1. The area of perception and the discovery of the self and the world,
2. The area of attractions surrounding man,
3. The area related to the manner of conduct under the influence of the attractions and their choice.
In the first area, the area of sensory perceptions, man and animals are similar. Some animals are even stronger in this respect. However, man has a unique power for the discovery of the self and the world in addition to the power of thought, which is absent in animals. Man perceives numerous facts that are not tangible through the senses. In the area of attractions, like other animals, man is also influenced by such desires as food, sleep and sex. However, the desires which attract man, are not restricted to these. Some of the main spiritual and nonmaterial human desires that have been identified so far include the following:
1. Knowledge and understanding. Man has an instinct for doing research and seeking after the truths.
Knowledge and understanding are pleasing to man.
2. Moral goodness. The fact that one’s conscience dictates “Is the reward of goodness aught but goodness?”13 is rooted in his moral conscience. Such behavior is called moral goodness, which is unique to man and which constitutes one of his spiritual dimensions.
3. Beauty and attractiveness. Another spiritual dimension of man is his interest in beauty, which plays an important part in his life.
4.Sanctification and worship: One of the oldest and most permanent manifestations of human soul as well as one of the most original dimensions of his existence is the sense of invocation and worship. This sense, also called the religious sense, exists in all human beings. In this connection Eric Forum says: “The question is not whether or not man is religious or non-religious; the question is which religion he follows.” (Eric Forum, The Alien World). Worship signifies a ‘possibility’ and a ‘desire’: the possibility of going beyond material affairs, and the desire for associating with a higher and broader horizon. Such a desire and love is unique to man.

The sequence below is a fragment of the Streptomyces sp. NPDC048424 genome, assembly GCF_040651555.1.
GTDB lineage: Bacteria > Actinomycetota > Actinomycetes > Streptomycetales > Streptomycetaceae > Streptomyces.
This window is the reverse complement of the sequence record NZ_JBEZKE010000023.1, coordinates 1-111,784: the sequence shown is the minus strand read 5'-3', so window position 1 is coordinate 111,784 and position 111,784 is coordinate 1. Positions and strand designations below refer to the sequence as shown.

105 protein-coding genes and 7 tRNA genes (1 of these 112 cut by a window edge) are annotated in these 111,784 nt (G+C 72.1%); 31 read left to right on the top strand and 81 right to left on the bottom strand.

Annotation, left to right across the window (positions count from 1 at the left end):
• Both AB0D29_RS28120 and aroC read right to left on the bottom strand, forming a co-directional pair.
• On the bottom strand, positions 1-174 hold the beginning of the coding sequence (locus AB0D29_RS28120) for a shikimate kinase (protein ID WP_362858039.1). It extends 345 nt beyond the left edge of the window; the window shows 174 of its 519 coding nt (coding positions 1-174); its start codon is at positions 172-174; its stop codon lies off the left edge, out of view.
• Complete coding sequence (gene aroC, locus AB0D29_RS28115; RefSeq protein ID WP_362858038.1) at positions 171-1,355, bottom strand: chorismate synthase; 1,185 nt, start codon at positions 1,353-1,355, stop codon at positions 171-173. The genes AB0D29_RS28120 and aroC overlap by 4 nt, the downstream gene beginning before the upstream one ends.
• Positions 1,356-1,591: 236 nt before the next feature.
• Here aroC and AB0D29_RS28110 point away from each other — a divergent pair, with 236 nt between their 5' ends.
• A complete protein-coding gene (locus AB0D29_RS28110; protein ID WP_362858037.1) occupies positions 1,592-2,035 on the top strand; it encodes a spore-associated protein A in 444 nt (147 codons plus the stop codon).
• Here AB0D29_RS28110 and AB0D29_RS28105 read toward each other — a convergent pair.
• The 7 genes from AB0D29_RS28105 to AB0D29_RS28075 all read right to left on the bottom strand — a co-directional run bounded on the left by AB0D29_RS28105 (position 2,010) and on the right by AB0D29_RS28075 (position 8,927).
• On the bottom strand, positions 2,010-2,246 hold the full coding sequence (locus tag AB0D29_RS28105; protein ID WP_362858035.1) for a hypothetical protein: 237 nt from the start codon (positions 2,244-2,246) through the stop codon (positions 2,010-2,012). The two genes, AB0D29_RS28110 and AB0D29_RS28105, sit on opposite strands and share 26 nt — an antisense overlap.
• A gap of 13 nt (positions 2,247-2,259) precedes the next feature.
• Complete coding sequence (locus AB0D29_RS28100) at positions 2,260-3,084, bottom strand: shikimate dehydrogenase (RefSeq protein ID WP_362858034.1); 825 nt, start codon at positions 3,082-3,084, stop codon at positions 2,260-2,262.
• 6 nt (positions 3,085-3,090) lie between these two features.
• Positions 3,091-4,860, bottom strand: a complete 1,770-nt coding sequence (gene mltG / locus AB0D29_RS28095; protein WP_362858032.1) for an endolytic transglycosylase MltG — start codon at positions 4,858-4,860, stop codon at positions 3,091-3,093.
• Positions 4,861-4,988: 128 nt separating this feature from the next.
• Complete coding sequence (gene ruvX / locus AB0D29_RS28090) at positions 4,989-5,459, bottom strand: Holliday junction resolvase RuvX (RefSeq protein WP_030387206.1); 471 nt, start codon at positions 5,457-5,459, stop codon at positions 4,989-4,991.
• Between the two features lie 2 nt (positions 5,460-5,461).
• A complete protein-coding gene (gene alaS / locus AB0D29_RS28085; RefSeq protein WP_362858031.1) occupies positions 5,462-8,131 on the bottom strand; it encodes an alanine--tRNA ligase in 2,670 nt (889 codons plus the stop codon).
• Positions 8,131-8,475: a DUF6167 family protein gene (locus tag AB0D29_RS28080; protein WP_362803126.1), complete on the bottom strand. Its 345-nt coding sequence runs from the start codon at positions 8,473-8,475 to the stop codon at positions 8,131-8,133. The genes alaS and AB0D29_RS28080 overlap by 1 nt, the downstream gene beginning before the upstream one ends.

Man’s Various Capabilities
A factor that produces an effect is called ‘power’or ‘force’. If ‘force’ is accompanied by awareness and will, then it will be called ‘ability’. Unlike inanimate objects and plants, men and animals apply some of their forces on the basis of their desires, likes, or fears, or as a consequence of their wishes. Unlike the animal, man can do what is contrary to his inner desires.
This is what is termed man’s ‘will power’, governed by his ‘intellect’. The intellect determines and the will carries out. That is to say, man is different from other animals in two series of abilities:
1. The series of spiritual attractions and desires,
2. The powers of “intellect” and “will”, which can go against desires and “govern” them.
When man relies on his intellect and will, he concentrates his powers and rejects the influences from the outside world. He sets himself free. It is because of his intellect and will that man can govern himself and organize well his personality. The goal of Islamic education is spiritual freedom. It is to achieve mastery of the self, which frees man from external forces and influences.
The Holy Qur’an endeavours to help man discover his true “self”. This “self” is not what is written in one’s identity card. Rather it is what is termed “the Devine Spirit”. It is through this knowledge of “self” that man finds his dignity, sublimity and nobility, and ceases to surrender himself to the mean things.